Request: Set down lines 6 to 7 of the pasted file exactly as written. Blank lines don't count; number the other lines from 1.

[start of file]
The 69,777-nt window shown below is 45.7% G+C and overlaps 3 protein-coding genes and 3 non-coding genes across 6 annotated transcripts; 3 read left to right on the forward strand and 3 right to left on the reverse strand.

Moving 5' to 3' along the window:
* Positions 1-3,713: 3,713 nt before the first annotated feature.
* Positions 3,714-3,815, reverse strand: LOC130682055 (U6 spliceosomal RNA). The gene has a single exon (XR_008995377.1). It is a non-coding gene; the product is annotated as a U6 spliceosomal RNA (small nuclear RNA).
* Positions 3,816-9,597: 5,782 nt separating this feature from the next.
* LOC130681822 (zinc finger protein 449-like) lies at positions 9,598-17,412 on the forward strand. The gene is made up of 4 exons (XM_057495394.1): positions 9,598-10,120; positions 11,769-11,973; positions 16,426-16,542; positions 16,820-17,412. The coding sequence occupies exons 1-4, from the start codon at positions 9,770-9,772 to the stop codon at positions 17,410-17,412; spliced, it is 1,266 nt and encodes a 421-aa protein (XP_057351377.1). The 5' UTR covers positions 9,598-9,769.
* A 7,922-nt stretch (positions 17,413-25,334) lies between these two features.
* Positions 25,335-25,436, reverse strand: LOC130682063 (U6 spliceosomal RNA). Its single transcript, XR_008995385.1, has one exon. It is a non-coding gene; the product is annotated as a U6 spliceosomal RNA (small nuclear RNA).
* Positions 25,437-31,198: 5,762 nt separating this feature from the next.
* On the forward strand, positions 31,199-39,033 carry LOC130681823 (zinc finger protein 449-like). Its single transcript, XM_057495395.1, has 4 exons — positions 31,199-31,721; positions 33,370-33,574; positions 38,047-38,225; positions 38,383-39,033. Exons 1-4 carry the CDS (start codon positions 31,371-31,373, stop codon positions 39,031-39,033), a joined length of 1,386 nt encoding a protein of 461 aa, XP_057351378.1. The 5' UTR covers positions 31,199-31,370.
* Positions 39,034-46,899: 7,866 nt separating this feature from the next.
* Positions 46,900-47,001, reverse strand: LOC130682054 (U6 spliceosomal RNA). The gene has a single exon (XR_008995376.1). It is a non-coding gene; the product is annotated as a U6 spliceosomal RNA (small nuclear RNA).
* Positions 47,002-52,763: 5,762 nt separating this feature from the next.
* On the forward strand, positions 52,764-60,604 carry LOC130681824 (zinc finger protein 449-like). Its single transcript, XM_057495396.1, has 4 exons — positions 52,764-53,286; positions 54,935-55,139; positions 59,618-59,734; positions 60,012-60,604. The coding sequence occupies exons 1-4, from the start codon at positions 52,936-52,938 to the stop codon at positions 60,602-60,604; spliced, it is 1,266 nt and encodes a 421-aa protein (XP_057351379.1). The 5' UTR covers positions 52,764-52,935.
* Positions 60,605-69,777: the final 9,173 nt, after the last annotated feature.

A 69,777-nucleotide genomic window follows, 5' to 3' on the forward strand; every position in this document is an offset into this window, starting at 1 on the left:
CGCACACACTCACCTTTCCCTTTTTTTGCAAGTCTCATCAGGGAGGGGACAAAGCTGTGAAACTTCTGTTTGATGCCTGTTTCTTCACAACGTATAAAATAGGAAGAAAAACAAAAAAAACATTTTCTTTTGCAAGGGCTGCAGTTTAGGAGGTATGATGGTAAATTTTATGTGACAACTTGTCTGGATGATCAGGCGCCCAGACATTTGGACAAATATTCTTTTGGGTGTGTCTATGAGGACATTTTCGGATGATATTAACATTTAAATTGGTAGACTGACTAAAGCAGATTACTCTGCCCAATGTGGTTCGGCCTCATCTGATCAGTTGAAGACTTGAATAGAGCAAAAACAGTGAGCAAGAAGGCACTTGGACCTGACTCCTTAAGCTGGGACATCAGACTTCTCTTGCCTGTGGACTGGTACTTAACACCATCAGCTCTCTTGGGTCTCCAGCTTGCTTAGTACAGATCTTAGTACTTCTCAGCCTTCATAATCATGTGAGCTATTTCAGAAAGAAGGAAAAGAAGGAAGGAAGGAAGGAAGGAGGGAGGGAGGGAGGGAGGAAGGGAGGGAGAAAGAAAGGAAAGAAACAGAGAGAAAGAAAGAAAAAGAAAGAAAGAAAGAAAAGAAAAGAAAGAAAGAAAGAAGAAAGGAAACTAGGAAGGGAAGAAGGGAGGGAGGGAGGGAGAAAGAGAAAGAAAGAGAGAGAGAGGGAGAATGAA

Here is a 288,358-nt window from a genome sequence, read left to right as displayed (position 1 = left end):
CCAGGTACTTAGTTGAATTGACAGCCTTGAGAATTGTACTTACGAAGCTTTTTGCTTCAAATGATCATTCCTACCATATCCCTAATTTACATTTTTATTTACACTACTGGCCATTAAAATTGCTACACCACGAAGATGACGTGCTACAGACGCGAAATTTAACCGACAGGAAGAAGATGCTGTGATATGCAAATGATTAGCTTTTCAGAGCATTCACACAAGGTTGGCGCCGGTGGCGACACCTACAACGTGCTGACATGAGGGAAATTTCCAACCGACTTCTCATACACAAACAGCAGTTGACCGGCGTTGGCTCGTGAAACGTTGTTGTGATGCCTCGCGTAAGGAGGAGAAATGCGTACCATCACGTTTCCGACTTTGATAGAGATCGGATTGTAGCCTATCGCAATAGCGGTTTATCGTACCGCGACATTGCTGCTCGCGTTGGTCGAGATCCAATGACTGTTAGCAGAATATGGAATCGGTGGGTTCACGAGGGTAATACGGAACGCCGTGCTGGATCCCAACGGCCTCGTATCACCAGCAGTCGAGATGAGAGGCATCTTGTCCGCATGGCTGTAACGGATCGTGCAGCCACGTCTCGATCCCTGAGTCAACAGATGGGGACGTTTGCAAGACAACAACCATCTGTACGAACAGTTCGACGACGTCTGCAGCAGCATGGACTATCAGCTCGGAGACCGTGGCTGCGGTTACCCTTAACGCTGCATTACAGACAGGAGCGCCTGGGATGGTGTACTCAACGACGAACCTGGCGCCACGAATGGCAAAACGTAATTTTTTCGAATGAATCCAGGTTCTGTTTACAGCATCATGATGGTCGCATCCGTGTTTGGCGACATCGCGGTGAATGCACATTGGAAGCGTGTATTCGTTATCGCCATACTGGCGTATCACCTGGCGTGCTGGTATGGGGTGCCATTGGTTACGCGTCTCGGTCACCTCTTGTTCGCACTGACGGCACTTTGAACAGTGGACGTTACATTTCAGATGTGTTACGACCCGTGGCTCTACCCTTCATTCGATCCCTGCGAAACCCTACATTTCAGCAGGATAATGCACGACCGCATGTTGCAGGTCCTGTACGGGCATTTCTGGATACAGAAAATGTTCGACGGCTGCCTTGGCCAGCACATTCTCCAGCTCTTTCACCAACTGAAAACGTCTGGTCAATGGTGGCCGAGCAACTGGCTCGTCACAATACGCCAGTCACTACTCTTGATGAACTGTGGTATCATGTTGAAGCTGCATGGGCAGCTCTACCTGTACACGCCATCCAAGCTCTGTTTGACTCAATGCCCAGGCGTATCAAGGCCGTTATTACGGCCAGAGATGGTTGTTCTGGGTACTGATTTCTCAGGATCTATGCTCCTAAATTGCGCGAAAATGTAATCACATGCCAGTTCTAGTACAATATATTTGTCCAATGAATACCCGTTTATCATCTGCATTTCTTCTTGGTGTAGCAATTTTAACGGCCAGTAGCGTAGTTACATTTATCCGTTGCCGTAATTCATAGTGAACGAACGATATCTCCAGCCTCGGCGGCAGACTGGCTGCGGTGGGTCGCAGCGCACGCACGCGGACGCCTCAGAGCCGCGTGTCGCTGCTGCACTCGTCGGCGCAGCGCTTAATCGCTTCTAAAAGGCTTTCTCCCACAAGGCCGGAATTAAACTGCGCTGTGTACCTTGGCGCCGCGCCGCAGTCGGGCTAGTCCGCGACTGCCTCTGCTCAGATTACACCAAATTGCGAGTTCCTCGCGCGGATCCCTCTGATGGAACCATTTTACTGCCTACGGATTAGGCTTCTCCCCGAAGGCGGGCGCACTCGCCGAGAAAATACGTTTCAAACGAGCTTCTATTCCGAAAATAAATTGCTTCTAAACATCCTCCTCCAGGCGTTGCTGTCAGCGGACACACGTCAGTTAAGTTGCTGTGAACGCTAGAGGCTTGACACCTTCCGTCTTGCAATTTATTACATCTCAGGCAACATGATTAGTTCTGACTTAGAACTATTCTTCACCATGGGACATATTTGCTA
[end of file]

* LOC130681822 (zinc finger protein 449-like) lies at positions 9,598-17,412 on the forward strand. The gene is made up of 4 exons (XM_057495394.1): positions 9,598-10,120; positions 11,769-11,973; positions 16,426-16,542; positions 16,820-17,412. The coding sequence occupies exons 1-4, from the start codon at positions 9,770-9,772 to the stop codon at positions 17,410-17,412; spliced, it is 1,266 nt and encodes a 421-aa protein (XP_057351377.1). The 5' UTR covers positions 9,598-9,769.
* A 7,922-nt stretch (positions 17,413-25,334) lies between these two features.